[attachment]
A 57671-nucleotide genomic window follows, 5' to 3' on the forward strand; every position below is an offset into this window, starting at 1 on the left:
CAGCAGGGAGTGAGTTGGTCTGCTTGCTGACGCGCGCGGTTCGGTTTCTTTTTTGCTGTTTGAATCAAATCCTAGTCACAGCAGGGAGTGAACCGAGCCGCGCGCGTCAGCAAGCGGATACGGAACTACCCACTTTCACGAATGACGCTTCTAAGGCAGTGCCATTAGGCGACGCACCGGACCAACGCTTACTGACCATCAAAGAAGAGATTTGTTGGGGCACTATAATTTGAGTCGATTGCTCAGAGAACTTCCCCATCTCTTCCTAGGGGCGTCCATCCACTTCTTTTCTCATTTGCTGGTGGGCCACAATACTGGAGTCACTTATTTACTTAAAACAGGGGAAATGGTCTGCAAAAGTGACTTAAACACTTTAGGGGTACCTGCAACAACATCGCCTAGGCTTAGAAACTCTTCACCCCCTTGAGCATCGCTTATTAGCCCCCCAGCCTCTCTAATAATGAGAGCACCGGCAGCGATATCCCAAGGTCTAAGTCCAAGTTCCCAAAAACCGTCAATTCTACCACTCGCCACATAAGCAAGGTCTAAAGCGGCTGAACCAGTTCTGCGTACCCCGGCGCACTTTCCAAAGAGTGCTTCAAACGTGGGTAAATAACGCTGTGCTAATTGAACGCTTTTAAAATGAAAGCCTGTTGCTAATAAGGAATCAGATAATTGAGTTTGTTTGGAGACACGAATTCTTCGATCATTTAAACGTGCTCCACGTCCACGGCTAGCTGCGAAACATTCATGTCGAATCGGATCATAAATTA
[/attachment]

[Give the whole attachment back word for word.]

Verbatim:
A 57671-nucleotide genomic window follows, 5' to 3' on the forward strand; every position below is an offset into this window, starting at 1 on the left:
CAGCAGGGAGTGAGTTGGTCTGCTTGCTGACGCGCGCGGTTCGGTTTCTTTTTTGCTGTTTGAATCAAATCCTAGTCACAGCAGGGAGTGAACCGAGCCGCGCGCGTCAGCAAGCGGATACGGAACTACCCACTTTCACGAATGACGCTTCTAAGGCAGTGCCATTAGGCGACGCACCGGACCAACGCTTACTGACCATCAAAGAAGAGATTTGTTGGGGCACTATAATTTGAGTCGATTGCTCAGAGAACTTCCCCATCTCTTCCTAGGGGCGTCCATCCACTTCTTTTCTCATTTGCTGGTGGGCCACAATACTGGAGTCACTTATTTACTTAAAACAGGGGAAATGGTCTGCAAAAGTGACTTAAACACTTTAGGGGTACCTGCAACAACATCGCCTAGGCTTAGAAACTCTTCACCCCCTTGAGCATCGCTTATTAGCCCCCCAGCCTCTCTAATAATGAGAGCACCGGCAGCGATATCCCAAGGTCTAAGTCCAAGTTCCCAAAAACCGTCAATTCTACCACTCGCCACATAAGCAAGGTCTAAAGCGGCTGAACCAGTTCTGCGTACCCCGGCGCACTTTCCAAAGAGTGCTTCAAACGTGGGTAAATAACGCTGTGCTAATTGAACGCTTTTAAAATGAAAGCCTGTTGCTAATAAGGAATCAGATAATTGAGTTTGTTTGGAGACACGAATTCTTCGATCATTTAAACGTGCTCCACGTCCACGGCTAGCTGCGAAACATTCATGTCGAATCGGATCATAAATTA